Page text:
Debadatta Satpathy

Debadatta Satpathy Interview

Read an interview with the popular short story writer from Odisha, Debadatta Satpathy. Debadatta Satpathy has written, recently, a collection of short stories entitled Ghostbusters and Other Stories. The book has been received very warmly by the readers, book critics and top Indian book bloggers. In the conversation below, Debadatta Satpahy answers the questions of Amit Mishra, a contributor to Indian Book Critics. We hope you will like the interview.


Amit Mishra: Debadatta, why do you choose to write short stories and prefer it over all other genres of literature? Is there some definite reason? Please tell us.

Debadatta Satpathy: I was inspired from the very beginning by the short stories of Mr Manoj Das and especially the way he finishes the story by adding an element of surprise. In my view, short stories, if presented properly, are breezy and unputdownable, unlike a novel, where you have to keep the interest of a reader alive for 300 pages. There are so many facets of human life, all exciting yet distinctly different from each other. So the materials for writing short stories are quite large. However, you should have the good sense to put them in a thrilling way to amuse the reader.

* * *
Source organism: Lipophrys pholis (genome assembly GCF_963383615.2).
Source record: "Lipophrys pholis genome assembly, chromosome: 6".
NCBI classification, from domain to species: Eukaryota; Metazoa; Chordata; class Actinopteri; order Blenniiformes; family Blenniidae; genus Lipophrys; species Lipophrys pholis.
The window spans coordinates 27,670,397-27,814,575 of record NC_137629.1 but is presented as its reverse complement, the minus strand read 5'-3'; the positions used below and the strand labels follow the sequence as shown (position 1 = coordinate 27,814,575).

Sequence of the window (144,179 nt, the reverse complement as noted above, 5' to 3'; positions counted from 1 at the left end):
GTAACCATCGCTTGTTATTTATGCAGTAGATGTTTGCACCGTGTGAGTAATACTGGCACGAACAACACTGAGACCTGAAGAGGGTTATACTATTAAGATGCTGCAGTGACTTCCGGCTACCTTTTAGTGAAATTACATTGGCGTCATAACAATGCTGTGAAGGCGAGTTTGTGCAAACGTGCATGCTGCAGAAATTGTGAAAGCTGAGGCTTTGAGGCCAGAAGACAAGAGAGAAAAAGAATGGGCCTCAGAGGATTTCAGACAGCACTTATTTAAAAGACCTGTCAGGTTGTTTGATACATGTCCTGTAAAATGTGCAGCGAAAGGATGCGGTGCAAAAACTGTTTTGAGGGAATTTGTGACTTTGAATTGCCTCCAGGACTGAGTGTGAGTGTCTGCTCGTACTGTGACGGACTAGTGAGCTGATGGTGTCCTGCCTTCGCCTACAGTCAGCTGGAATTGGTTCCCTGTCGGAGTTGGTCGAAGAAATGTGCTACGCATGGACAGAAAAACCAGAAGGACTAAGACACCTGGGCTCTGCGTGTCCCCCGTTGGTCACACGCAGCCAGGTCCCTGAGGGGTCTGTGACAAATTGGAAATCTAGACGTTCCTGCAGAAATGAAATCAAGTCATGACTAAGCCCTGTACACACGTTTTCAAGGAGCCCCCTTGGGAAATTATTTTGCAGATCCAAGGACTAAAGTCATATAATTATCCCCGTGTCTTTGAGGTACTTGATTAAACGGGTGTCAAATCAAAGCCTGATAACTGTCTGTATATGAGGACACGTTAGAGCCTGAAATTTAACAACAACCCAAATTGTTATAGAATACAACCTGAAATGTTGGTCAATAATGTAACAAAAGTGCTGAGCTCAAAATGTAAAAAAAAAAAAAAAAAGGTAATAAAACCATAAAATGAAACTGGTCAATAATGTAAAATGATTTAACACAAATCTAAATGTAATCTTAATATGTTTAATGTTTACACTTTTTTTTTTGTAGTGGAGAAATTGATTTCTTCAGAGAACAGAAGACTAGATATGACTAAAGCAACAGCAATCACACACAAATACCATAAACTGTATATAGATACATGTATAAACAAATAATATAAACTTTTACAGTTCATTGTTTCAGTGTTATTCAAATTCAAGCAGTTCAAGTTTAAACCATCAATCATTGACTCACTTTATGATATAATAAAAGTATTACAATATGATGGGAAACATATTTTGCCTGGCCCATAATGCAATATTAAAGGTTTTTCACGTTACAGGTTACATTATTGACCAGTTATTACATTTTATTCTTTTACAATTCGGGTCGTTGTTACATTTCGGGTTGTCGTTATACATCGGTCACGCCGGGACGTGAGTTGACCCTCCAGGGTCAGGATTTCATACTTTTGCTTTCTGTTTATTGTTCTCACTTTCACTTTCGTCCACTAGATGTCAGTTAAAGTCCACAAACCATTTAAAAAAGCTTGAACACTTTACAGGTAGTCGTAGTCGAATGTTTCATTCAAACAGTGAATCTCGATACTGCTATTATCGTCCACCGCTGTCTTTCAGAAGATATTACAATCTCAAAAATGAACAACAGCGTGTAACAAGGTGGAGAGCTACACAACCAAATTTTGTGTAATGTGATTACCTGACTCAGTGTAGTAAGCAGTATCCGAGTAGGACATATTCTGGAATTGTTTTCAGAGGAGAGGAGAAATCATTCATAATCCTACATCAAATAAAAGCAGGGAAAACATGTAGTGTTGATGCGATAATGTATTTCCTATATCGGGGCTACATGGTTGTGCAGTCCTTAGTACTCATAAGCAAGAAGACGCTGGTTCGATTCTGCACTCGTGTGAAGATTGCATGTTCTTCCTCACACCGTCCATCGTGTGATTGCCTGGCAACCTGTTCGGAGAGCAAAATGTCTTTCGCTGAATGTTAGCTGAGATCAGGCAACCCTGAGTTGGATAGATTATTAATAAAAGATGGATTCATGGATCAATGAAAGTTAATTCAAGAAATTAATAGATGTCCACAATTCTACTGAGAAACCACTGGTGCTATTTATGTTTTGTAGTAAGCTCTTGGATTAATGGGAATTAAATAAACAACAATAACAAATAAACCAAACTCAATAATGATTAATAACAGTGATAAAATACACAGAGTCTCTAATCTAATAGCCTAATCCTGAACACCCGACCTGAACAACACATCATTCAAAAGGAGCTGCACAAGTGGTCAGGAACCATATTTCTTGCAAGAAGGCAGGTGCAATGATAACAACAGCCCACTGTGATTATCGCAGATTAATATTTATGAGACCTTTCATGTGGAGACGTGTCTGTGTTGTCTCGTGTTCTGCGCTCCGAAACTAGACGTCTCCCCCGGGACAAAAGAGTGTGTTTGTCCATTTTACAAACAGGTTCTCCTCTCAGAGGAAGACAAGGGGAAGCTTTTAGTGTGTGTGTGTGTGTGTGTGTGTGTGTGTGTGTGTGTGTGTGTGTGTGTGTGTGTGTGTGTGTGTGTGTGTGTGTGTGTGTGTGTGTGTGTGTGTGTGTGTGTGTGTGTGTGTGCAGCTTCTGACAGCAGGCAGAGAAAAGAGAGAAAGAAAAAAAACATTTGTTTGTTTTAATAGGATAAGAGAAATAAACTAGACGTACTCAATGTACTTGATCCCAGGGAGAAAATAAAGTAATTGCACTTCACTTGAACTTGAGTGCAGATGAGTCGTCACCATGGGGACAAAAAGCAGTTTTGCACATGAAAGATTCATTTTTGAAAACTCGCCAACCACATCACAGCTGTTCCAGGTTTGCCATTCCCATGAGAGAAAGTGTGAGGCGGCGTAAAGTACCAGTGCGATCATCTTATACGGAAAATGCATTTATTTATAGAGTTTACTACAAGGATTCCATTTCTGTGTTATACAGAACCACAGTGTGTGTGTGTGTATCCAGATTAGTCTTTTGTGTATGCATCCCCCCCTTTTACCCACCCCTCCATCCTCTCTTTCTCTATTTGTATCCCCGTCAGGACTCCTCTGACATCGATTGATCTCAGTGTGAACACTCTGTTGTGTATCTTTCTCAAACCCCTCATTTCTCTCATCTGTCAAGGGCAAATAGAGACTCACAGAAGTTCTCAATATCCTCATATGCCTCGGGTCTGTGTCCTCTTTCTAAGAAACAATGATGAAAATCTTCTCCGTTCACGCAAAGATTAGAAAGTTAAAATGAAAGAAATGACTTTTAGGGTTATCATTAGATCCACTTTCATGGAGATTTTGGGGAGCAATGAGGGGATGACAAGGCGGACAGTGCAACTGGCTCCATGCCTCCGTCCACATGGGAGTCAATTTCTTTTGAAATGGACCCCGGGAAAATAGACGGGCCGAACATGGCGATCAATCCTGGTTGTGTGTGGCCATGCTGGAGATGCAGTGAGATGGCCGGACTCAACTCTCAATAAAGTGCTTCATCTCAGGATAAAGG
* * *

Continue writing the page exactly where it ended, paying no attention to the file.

Amit Mishra: Your book seems to generate the nostalgia or a kind of longing for the events which we (perhaps) could not live to the fullest when we actually lived it. This is a remark – do you think this is in the right direction? What was your purpose in writing those beautiful short stories?